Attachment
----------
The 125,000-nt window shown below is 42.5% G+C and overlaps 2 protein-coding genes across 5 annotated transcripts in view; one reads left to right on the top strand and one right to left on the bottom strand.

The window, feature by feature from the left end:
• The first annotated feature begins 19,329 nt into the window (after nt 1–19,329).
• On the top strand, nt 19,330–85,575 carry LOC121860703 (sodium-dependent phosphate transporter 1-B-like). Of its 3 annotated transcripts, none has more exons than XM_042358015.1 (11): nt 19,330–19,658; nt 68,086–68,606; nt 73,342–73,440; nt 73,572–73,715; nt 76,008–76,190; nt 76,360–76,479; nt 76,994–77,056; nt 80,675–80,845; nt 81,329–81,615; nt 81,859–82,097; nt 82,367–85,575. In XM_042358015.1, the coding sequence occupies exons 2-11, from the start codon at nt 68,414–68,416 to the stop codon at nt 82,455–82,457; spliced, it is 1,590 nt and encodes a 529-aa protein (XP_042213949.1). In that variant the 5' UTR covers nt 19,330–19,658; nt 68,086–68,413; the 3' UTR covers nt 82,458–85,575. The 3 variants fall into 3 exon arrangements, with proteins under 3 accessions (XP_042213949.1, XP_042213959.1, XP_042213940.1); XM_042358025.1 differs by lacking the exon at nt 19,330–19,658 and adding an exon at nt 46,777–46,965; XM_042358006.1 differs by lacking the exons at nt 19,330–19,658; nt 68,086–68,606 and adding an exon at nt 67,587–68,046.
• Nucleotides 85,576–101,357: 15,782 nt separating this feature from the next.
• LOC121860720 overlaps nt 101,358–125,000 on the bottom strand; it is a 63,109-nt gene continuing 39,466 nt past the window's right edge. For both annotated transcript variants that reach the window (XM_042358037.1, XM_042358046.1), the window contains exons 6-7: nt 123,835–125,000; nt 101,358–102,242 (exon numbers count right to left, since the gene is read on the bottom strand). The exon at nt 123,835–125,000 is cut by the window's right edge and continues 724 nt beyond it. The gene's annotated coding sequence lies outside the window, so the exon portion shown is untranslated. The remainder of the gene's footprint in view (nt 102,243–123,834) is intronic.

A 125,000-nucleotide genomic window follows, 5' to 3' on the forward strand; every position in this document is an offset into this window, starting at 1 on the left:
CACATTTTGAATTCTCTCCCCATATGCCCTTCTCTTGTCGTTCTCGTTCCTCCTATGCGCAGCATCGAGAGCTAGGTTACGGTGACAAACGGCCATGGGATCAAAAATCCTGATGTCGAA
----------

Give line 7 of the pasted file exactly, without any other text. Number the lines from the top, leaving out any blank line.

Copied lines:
A 125,000-nucleotide genomic window follows, 5' to 3' on the forward strand; every position in this document is an offset into this window, starting at 1 on the left: